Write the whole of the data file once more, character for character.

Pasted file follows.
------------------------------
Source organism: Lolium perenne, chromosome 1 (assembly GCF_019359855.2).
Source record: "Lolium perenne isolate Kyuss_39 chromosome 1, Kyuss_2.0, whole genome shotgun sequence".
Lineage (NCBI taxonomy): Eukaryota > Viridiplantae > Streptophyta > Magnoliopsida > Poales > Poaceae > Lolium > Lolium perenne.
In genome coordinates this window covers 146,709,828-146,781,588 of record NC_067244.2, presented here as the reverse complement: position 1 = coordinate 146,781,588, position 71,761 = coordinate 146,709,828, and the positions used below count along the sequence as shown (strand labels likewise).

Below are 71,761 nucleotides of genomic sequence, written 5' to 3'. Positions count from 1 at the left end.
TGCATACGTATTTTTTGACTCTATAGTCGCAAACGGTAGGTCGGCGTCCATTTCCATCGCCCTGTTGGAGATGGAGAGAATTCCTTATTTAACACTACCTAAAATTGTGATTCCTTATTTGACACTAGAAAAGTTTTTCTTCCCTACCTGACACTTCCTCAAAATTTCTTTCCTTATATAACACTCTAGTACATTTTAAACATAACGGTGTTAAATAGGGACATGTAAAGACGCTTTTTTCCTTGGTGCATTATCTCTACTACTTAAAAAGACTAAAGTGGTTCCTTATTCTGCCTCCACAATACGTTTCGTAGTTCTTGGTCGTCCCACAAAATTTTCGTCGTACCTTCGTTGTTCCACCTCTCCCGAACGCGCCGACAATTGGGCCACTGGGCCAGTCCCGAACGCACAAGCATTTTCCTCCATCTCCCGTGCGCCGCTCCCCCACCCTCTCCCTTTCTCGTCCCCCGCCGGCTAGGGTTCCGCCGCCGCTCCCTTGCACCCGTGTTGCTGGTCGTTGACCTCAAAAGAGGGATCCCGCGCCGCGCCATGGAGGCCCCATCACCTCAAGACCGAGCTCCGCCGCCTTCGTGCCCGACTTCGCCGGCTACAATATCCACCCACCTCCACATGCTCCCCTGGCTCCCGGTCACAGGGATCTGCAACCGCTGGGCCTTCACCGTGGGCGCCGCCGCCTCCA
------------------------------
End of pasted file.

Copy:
Source organism: Lolium perenne, chromosome 1 (assembly GCF_019359855.2).
Source record: "Lolium perenne isolate Kyuss_39 chromosome 1, Kyuss_2.0, whole genome shotgun sequence".
Lineage (NCBI taxonomy): Eukaryota > Viridiplantae > Streptophyta > Magnoliopsida > Poales > Poaceae > Lolium > Lolium perenne.
In genome coordinates this window covers 146,709,828-146,781,588 of record NC_067244.2, presented here as the reverse complement: position 1 = coordinate 146,781,588, position 71,761 = coordinate 146,709,828, and the positions used below count along the sequence as shown (strand labels likewise).

Below are 71,761 nucleotides of genomic sequence, written 5' to 3'. Positions count from 1 at the left end.
TGCATACGTATTTTTTGACTCTATAGTCGCAAACGGTAGGTCGGCGTCCATTTCCATCGCCCTGTTGGAGATGGAGAGAATTCCTTATTTAACACTACCTAAAATTGTGATTCCTTATTTGACACTAGAAAAGTTTTTCTTCCCTACCTGACACTTCCTCAAAATTTCTTTCCTTATATAACACTCTAGTACATTTTAAACATAACGGTGTTAAATAGGGACATGTAAAGACGCTTTTTTCCTTGGTGCATTATCTCTACTACTTAAAAAGACTAAAGTGGTTCCTTATTCTGCCTCCACAATACGTTTCGTAGTTCTTGGTCGTCCCACAAAATTTTCGTCGTACCTTCGTTGTTCCACCTCTCCCGAACGCGCCGACAATTGGGCCACTGGGCCAGTCCCGAACGCACAAGCATTTTCCTCCATCTCCCGTGCGCCGCTCCCCCACCCTCTCCCTTTCTCGTCCCCCGCCGGCTAGGGTTCCGCCGCCGCTCCCTTGCACCCGTGTTGCTGGTCGTTGACCTCAAAAGAGGGATCCCGCGCCGCGCCATGGAGGCCCCATCACCTCAAGACCGAGCTCCGCCGCCTTCGTGCCCGACTTCGCCGGCTACAATATCCACCCACCTCCACATGCTCCCCTGGCTCCCGGTCACAGGGATCTGCAACCGCTGGGCCTTCACCGTGGGCGCCGCCGCCTCCA